While many people may think there is a lack of good Christian novels, nothing could be further from the truth. Many Christian fiction books have been published that can be viewed from a faith-based lens or were made with that intent in mind. These works also expand across many cultures and religions, reflecting the diversity of Christ’s followers. One of the most prominent countries to produce Christian fiction is Russia.
At the height of the Soviet Union’s power, they had a large network of concentration camps nicknamed the Gulag Archipelago. From 1947 to 1953, the author Alexsandr Solzhenitsyn was imprisoned in these camps and would spend much of his life recounting his struggle to survive under a repressive regime.1 A fervent Christian and critic of communism, he was the first to have a novel published about the concentration camps, although partly censored. His novel is titled "One Day in the Life of Ivan Denisovich.”
Let's explore the themes of Solzhenitsyn's novel:
Theme 1: Unjust Punishment in a Cruel World
This Christian novel explores the unfair nature of our fallen world. The main character Ivan Denisovich Shukhov ended up being accused of being a spy even though he was a loyal Soviet soldier captured by the Germans. Tyurin, the 104th squad leader, was the son of a rich farmer but has been in the camp for 19 years. Tzesar was a film director who was imprisoned before completing what would have been his first film. None of the characters seem like hardened criminals. This demonstrates that it does not matter who you are, life is ugly and will not be fair for anyone.
Theme 2: Human Dignity and Identity
Conditions in a concentration camp are designed to demoralize people and attack their basic human dignity. Prisoners are called by designated numbers like “Scha-854” to eliminate individual personalities and see themselves as just a unit. Throughout this Christian fiction book, there is not a rebellion against the guards by force but through personal beliefs. Ivan takes his hat off before a meal which shows he is still civilized and holds standards for living.
These characteristics are in contrast with other camp members such as Fetyukov who begs for scraps. Fetyukov symbolizes somebody who has lost all control but has no way to deal with the development. Despite having little to no freedom in his current situation, Ivan still strives to keep himself civilized and hold onto his identity.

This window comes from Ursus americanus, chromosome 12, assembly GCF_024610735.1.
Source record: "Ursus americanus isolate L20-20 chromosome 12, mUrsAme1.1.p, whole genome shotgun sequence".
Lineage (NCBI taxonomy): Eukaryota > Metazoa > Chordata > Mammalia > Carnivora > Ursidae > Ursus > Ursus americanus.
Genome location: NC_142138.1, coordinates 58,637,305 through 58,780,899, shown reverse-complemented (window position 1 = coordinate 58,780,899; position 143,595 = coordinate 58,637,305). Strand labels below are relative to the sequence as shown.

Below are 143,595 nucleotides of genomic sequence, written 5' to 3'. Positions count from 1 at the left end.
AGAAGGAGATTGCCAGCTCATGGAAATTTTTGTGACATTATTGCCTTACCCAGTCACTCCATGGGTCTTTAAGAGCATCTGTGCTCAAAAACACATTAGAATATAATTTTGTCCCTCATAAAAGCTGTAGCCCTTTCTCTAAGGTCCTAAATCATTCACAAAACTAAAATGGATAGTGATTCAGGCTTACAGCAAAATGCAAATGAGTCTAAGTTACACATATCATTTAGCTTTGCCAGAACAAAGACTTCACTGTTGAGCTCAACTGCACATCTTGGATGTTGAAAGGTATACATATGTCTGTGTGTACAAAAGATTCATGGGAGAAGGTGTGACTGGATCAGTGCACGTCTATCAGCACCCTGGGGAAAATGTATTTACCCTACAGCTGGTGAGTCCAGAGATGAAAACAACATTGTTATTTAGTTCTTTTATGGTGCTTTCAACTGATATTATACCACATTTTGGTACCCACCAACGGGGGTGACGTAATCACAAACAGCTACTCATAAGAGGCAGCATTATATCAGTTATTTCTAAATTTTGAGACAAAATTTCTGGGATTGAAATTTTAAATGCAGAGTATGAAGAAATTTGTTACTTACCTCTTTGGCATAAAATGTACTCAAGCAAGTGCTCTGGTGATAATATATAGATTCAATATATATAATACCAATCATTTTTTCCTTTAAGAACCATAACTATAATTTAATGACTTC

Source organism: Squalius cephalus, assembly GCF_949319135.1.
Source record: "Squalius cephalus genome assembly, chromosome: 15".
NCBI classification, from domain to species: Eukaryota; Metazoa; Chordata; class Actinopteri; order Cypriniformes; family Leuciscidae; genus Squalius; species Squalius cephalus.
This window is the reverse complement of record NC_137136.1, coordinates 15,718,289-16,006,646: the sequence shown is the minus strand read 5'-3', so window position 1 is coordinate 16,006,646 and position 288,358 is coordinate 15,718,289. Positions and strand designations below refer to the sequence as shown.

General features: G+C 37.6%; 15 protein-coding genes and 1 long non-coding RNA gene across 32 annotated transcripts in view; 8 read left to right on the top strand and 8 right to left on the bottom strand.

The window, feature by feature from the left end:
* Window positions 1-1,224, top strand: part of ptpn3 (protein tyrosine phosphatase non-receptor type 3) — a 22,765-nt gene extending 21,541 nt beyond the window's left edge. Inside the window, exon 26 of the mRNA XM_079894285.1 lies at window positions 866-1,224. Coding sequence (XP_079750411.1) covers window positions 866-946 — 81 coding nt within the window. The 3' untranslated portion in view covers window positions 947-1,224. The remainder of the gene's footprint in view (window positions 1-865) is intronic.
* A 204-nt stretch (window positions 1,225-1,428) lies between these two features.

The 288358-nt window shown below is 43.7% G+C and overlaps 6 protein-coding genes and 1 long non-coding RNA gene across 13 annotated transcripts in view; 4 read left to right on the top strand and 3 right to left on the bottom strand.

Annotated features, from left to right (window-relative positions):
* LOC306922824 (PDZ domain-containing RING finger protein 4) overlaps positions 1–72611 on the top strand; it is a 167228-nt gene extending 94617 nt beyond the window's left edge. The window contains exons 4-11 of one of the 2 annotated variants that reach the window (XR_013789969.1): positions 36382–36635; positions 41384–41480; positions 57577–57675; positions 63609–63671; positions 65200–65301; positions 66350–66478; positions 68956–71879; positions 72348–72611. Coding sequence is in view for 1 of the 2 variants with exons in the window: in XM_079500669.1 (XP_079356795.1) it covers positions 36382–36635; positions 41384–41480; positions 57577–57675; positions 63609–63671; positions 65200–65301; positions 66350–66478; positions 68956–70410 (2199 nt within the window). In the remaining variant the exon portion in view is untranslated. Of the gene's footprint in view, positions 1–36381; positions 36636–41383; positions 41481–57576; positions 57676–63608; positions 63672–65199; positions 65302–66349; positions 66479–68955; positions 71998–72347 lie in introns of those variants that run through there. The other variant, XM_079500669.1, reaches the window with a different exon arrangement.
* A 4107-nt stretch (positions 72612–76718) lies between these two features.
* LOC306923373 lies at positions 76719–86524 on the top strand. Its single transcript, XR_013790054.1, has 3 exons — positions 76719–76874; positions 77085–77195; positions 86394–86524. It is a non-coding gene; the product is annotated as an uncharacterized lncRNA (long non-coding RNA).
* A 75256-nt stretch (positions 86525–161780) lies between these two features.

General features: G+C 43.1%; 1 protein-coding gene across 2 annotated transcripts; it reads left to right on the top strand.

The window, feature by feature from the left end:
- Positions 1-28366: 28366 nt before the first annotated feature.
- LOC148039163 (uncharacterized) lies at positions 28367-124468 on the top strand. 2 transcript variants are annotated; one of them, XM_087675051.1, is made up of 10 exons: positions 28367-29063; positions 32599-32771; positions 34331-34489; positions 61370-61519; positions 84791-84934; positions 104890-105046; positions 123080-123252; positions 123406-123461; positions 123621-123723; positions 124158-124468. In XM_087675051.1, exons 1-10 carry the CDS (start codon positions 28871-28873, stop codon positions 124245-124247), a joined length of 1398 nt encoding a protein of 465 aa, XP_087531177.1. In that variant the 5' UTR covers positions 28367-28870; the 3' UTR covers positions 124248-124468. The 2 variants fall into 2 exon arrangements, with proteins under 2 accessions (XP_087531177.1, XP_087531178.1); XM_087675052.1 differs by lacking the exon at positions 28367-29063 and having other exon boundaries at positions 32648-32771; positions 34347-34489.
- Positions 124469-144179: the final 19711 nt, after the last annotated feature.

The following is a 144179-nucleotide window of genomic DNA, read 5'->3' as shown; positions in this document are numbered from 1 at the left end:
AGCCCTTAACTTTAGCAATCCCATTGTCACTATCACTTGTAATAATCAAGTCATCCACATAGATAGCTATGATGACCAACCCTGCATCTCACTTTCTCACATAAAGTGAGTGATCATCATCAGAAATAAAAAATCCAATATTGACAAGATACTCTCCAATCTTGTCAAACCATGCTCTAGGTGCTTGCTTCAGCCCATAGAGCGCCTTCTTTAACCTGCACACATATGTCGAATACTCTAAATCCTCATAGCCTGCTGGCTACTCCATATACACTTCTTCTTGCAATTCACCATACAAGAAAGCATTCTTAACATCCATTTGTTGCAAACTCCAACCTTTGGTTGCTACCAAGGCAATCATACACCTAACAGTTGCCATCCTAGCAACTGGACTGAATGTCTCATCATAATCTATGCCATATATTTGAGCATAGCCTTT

Theme 3: Faith as a Way Forward
In order to fight against a regime like the Soviets, the Christian fiction author argues that it is better to work on oneself. Alyoshka is an interesting character in the novel. He is a Baptist who thinks that being in prison is a good thing because it helps to realign oneself with God. This reminds the reader of the Apostle Paul as he was in jail and went on to write many of the New Testament books.
By renewing oneself spiritually you defy those who what to control your life on Earth. If you are unwavering in your faith, being bound, imprisoned or even dying cannot hurt you since Jesus already secured your place in heaven.
‘Men Have Forgotten God’
In his 1983 speech at Harvard, Solzhenitsyn remarked at how the older generation of Russians would say the nation's troubles were because people forgot God. The Revolution that killed some 60 million Russian people, could not have happened if men have not forgotten God.2 The same mindset can be applied to the world today and all the issues that come up.
Corruption and human sin have led to many problems in our world but since the 20th century these have only multiplied. By abandoning God, we have seen the rise of repressive regimes, social strife and a loss of community. This Christian novel is also a cautionary tale of what happens when society forgets morality and turns away from God.
Alexsandr Solzhenitsyn was awarded the Nobel Prize in Literature and has garnered much acclaim for his efforts against communism. Like the character of Ivan Denisovich, life was cruel to the book's Christian fiction author being imprisoned and eventually kicked out of his home country. However, God blessed him with an extraordinary life and allowed him to return home years later.2
If there is a lesson worth learning from this Christian fiction book, it is that when we turn toward God, we can face whatever the future throws at us.
Grand Canyon University has been training Christians in ministry since its inception. If you are interested in pursuing a career in ministry, GCU's College of Theology has many degree programs, including Bachelor of Arts in Christian Ministry, Bachelor of Arts in Christian Studies and Master of Arts in Christian Ministry.
1 National Review, ‘Men Have Forgotten God’: Aleksandr Solzhenitsyn’s 1983 Templeton Address in September, 2021
2 New York Times, Solzhenitsyn, Literary Giant Who Defied Soviets, Dies at 89 in September, 2021
The views and opinions expressed in this article are those of the author’s and do not necessarily reflect the official policy or position of Grand Canyon University. Any sources cited were accurate as of the publish date.